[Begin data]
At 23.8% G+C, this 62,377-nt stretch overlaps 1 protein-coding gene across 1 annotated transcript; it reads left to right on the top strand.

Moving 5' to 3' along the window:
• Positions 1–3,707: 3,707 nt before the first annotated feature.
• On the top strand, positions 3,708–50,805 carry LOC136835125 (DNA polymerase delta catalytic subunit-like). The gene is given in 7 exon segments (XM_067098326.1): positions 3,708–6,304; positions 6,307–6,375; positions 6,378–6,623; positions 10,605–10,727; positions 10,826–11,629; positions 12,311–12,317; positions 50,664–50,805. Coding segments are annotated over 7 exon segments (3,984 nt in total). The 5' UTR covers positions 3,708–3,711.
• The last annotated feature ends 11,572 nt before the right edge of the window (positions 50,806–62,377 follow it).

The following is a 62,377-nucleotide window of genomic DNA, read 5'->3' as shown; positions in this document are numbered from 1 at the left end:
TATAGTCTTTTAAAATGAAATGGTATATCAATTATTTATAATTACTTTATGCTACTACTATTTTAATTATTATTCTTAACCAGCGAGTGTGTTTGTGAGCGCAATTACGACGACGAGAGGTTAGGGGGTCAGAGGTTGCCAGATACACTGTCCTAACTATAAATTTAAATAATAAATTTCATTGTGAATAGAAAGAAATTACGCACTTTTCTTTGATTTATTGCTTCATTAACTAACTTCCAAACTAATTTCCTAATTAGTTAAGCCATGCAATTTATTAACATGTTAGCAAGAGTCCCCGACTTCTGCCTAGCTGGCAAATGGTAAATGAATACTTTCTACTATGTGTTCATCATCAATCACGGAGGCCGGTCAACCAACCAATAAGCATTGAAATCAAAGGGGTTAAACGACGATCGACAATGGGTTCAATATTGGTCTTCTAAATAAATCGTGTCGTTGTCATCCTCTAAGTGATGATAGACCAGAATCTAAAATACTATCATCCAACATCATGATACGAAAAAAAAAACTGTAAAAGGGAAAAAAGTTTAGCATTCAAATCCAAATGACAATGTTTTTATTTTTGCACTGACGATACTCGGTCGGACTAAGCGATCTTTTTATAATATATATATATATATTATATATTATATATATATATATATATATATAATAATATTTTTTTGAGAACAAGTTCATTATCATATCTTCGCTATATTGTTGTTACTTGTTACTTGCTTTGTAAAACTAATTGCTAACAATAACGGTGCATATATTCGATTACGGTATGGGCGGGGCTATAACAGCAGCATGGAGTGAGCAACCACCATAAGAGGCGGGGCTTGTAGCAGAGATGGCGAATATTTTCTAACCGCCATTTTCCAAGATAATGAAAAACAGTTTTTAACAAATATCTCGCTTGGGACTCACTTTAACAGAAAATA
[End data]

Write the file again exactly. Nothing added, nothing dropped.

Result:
At 23.8% G+C, this 62,377-nt stretch overlaps 1 protein-coding gene across 1 annotated transcript; it reads left to right on the top strand.

Moving 5' to 3' along the window:
• Positions 1–3,707: 3,707 nt before the first annotated feature.
• On the top strand, positions 3,708–50,805 carry LOC136835125 (DNA polymerase delta catalytic subunit-like). The gene is given in 7 exon segments (XM_067098326.1): positions 3,708–6,304; positions 6,307–6,375; positions 6,378–6,623; positions 10,605–10,727; positions 10,826–11,629; positions 12,311–12,317; positions 50,664–50,805. Coding segments are annotated over 7 exon segments (3,984 nt in total). The 5' UTR covers positions 3,708–3,711.
• The last annotated feature ends 11,572 nt before the right edge of the window (positions 50,806–62,377 follow it).

The following is a 62,377-nucleotide window of genomic DNA, read 5'->3' as shown; positions in this document are numbered from 1 at the left end:
TATAGTCTTTTAAAATGAAATGGTATATCAATTATTTATAATTACTTTATGCTACTACTATTTTAATTATTATTCTTAACCAGCGAGTGTGTTTGTGAGCGCAATTACGACGACGAGAGGTTAGGGGGTCAGAGGTTGCCAGATACACTGTCCTAACTATAAATTTAAATAATAAATTTCATTGTGAATAGAAAGAAATTACGCACTTTTCTTTGATTTATTGCTTCATTAACTAACTTCCAAACTAATTTCCTAATTAGTTAAGCCATGCAATTTATTAACATGTTAGCAAGAGTCCCCGACTTCTGCCTAGCTGGCAAATGGTAAATGAATACTTTCTACTATGTGTTCATCATCAATCACGGAGGCCGGTCAACCAACCAATAAGCATTGAAATCAAAGGGGTTAAACGACGATCGACAATGGGTTCAATATTGGTCTTCTAAATAAATCGTGTCGTTGTCATCCTCTAAGTGATGATAGACCAGAATCTAAAATACTATCATCCAACATCATGATACGAAAAAAAAAACTGTAAAAGGGAAAAAAGTTTAGCATTCAAATCCAAATGACAATGTTTTTATTTTTGCACTGACGATACTCGGTCGGACTAAGCGATCTTTTTATAATATATATATATATATTATATATTATATATATATATATATATATATAATAATATTTTTTTGAGAACAAGTTCATTATCATATCTTCGCTATATTGTTGTTACTTGTTACTTGCTTTGTAAAACTAATTGCTAACAATAACGGTGCATATATTCGATTACGGTATGGGCGGGGCTATAACAGCAGCATGGAGTGAGCAACCACCATAAGAGGCGGGGCTTGTAGCAGAGATGGCGAATATTTTCTAACCGCCATTTTCCAAGATAATGAAAAACAGTTTTTAACAAATATCTCGCTTGGGACTCACTTTAACAGAAAATA